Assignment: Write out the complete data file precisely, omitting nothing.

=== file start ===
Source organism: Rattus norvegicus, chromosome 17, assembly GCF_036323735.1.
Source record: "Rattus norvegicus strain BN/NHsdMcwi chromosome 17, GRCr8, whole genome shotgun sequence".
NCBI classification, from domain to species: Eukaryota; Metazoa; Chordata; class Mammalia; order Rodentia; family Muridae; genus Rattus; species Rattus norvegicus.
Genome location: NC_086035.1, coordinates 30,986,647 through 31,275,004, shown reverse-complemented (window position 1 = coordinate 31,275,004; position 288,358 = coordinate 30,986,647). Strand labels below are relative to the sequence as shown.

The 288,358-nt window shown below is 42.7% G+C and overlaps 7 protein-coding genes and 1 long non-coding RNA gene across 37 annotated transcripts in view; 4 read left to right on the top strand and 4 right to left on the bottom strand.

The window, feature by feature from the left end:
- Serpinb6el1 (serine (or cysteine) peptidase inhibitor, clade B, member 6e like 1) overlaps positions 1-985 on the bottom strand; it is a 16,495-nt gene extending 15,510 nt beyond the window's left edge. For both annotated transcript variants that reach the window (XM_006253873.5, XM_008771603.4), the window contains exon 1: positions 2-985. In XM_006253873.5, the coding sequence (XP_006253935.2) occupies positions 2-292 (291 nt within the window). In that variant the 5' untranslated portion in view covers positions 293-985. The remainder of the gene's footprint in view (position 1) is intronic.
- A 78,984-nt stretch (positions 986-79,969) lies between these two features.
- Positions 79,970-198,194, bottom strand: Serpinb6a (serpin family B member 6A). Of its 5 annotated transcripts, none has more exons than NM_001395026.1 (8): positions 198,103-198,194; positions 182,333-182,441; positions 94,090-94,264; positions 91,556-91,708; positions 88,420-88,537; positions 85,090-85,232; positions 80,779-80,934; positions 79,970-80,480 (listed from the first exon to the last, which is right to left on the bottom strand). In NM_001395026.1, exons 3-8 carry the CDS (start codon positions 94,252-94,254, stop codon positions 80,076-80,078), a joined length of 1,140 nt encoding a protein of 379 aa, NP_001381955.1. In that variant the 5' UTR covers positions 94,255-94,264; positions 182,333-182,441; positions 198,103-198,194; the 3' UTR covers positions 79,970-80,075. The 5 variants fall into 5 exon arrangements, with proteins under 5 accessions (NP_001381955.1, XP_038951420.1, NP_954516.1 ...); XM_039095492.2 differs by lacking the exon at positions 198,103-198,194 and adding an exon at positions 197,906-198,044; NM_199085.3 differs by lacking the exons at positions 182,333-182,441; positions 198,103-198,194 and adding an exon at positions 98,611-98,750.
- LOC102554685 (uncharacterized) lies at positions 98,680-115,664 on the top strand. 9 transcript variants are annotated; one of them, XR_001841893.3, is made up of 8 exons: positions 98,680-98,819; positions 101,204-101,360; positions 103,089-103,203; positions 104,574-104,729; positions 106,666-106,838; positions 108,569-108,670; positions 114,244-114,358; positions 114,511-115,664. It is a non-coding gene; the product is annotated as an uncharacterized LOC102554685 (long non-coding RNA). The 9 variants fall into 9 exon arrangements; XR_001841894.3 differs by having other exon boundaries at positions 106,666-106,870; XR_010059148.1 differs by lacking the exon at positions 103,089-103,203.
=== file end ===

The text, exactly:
Source organism: Rattus norvegicus, chromosome 17, assembly GCF_036323735.1.
Source record: "Rattus norvegicus strain BN/NHsdMcwi chromosome 17, GRCr8, whole genome shotgun sequence".
NCBI classification, from domain to species: Eukaryota; Metazoa; Chordata; class Mammalia; order Rodentia; family Muridae; genus Rattus; species Rattus norvegicus.
Genome location: NC_086035.1, coordinates 30,986,647 through 31,275,004, shown reverse-complemented (window position 1 = coordinate 31,275,004; position 288,358 = coordinate 30,986,647). Strand labels below are relative to the sequence as shown.

The 288,358-nt window shown below is 42.7% G+C and overlaps 7 protein-coding genes and 1 long non-coding RNA gene across 37 annotated transcripts in view; 4 read left to right on the top strand and 4 right to left on the bottom strand.

The window, feature by feature from the left end:
- Serpinb6el1 (serine (or cysteine) peptidase inhibitor, clade B, member 6e like 1) overlaps positions 1-985 on the bottom strand; it is a 16,495-nt gene extending 15,510 nt beyond the window's left edge. For both annotated transcript variants that reach the window (XM_006253873.5, XM_008771603.4), the window contains exon 1: positions 2-985. In XM_006253873.5, the coding sequence (XP_006253935.2) occupies positions 2-292 (291 nt within the window). In that variant the 5' untranslated portion in view covers positions 293-985. The remainder of the gene's footprint in view (position 1) is intronic.
- A 78,984-nt stretch (positions 986-79,969) lies between these two features.
- Positions 79,970-198,194, bottom strand: Serpinb6a (serpin family B member 6A). Of its 5 annotated transcripts, none has more exons than NM_001395026.1 (8): positions 198,103-198,194; positions 182,333-182,441; positions 94,090-94,264; positions 91,556-91,708; positions 88,420-88,537; positions 85,090-85,232; positions 80,779-80,934; positions 79,970-80,480 (listed from the first exon to the last, which is right to left on the bottom strand). In NM_001395026.1, exons 3-8 carry the CDS (start codon positions 94,252-94,254, stop codon positions 80,076-80,078), a joined length of 1,140 nt encoding a protein of 379 aa, NP_001381955.1. In that variant the 5' UTR covers positions 94,255-94,264; positions 182,333-182,441; positions 198,103-198,194; the 3' UTR covers positions 79,970-80,075. The 5 variants fall into 5 exon arrangements, with proteins under 5 accessions (NP_001381955.1, XP_038951420.1, NP_954516.1 ...); XM_039095492.2 differs by lacking the exon at positions 198,103-198,194 and adding an exon at positions 197,906-198,044; NM_199085.3 differs by lacking the exons at positions 182,333-182,441; positions 198,103-198,194 and adding an exon at positions 98,611-98,750.
- LOC102554685 (uncharacterized) lies at positions 98,680-115,664 on the top strand. 9 transcript variants are annotated; one of them, XR_001841893.3, is made up of 8 exons: positions 98,680-98,819; positions 101,204-101,360; positions 103,089-103,203; positions 104,574-104,729; positions 106,666-106,838; positions 108,569-108,670; positions 114,244-114,358; positions 114,511-115,664. It is a non-coding gene; the product is annotated as an uncharacterized LOC102554685 (long non-coding RNA). The 9 variants fall into 9 exon arrangements; XR_001841894.3 differs by having other exon boundaries at positions 106,666-106,870; XR_010059148.1 differs by lacking the exon at positions 103,089-103,203.